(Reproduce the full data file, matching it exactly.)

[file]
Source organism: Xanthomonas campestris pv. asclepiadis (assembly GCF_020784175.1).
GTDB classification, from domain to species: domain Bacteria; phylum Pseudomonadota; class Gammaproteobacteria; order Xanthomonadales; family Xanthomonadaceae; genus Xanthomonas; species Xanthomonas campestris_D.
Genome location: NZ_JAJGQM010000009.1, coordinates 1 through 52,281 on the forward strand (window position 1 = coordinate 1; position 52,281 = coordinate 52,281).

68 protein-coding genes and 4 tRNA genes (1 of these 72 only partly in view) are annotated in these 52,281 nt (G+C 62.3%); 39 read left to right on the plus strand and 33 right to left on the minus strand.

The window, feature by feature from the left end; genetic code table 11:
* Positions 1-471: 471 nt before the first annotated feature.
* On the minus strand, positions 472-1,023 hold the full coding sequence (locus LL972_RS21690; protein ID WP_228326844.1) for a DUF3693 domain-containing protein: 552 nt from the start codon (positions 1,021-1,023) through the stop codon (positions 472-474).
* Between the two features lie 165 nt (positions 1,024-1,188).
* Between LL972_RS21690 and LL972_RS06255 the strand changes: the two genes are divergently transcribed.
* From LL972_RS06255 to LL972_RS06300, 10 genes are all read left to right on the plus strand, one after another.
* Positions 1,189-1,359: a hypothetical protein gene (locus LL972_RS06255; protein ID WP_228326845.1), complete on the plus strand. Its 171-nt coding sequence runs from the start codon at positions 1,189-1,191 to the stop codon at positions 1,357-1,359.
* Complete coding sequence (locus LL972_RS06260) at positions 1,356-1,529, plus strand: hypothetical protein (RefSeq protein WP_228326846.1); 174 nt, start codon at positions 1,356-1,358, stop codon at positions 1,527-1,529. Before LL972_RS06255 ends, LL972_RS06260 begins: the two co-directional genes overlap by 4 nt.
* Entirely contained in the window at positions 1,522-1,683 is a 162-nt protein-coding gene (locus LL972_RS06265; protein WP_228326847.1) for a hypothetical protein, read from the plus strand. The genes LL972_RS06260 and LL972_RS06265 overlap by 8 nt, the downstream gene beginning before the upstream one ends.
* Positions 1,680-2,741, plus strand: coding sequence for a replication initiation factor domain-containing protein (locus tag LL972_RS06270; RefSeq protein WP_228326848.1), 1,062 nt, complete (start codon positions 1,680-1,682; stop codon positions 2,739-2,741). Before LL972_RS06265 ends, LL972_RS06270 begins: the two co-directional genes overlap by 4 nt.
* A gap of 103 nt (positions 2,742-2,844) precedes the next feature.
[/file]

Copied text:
Source organism: Xanthomonas campestris pv. asclepiadis (assembly GCF_020784175.1).
GTDB classification, from domain to species: domain Bacteria; phylum Pseudomonadota; class Gammaproteobacteria; order Xanthomonadales; family Xanthomonadaceae; genus Xanthomonas; species Xanthomonas campestris_D.
Genome location: NZ_JAJGQM010000009.1, coordinates 1 through 52,281 on the forward strand (window position 1 = coordinate 1; position 52,281 = coordinate 52,281).

68 protein-coding genes and 4 tRNA genes (1 of these 72 only partly in view) are annotated in these 52,281 nt (G+C 62.3%); 39 read left to right on the plus strand and 33 right to left on the minus strand.

The window, feature by feature from the left end; genetic code table 11:
* Positions 1-471: 471 nt before the first annotated feature.
* On the minus strand, positions 472-1,023 hold the full coding sequence (locus LL972_RS21690; protein ID WP_228326844.1) for a DUF3693 domain-containing protein: 552 nt from the start codon (positions 1,021-1,023) through the stop codon (positions 472-474).
* Between the two features lie 165 nt (positions 1,024-1,188).
* Between LL972_RS21690 and LL972_RS06255 the strand changes: the two genes are divergently transcribed.
* From LL972_RS06255 to LL972_RS06300, 10 genes are all read left to right on the plus strand, one after another.
* Positions 1,189-1,359: a hypothetical protein gene (locus LL972_RS06255; protein ID WP_228326845.1), complete on the plus strand. Its 171-nt coding sequence runs from the start codon at positions 1,189-1,191 to the stop codon at positions 1,357-1,359.
* Complete coding sequence (locus LL972_RS06260) at positions 1,356-1,529, plus strand: hypothetical protein (RefSeq protein WP_228326846.1); 174 nt, start codon at positions 1,356-1,358, stop codon at positions 1,527-1,529. Before LL972_RS06255 ends, LL972_RS06260 begins: the two co-directional genes overlap by 4 nt.
* Entirely contained in the window at positions 1,522-1,683 is a 162-nt protein-coding gene (locus LL972_RS06265; protein WP_228326847.1) for a hypothetical protein, read from the plus strand. The genes LL972_RS06260 and LL972_RS06265 overlap by 8 nt, the downstream gene beginning before the upstream one ends.
* Positions 1,680-2,741, plus strand: coding sequence for a replication initiation factor domain-containing protein (locus tag LL972_RS06270; RefSeq protein WP_228326848.1), 1,062 nt, complete (start codon positions 1,680-1,682; stop codon positions 2,739-2,741). Before LL972_RS06265 ends, LL972_RS06270 begins: the two co-directional genes overlap by 4 nt.
* A gap of 103 nt (positions 2,742-2,844) precedes the next feature.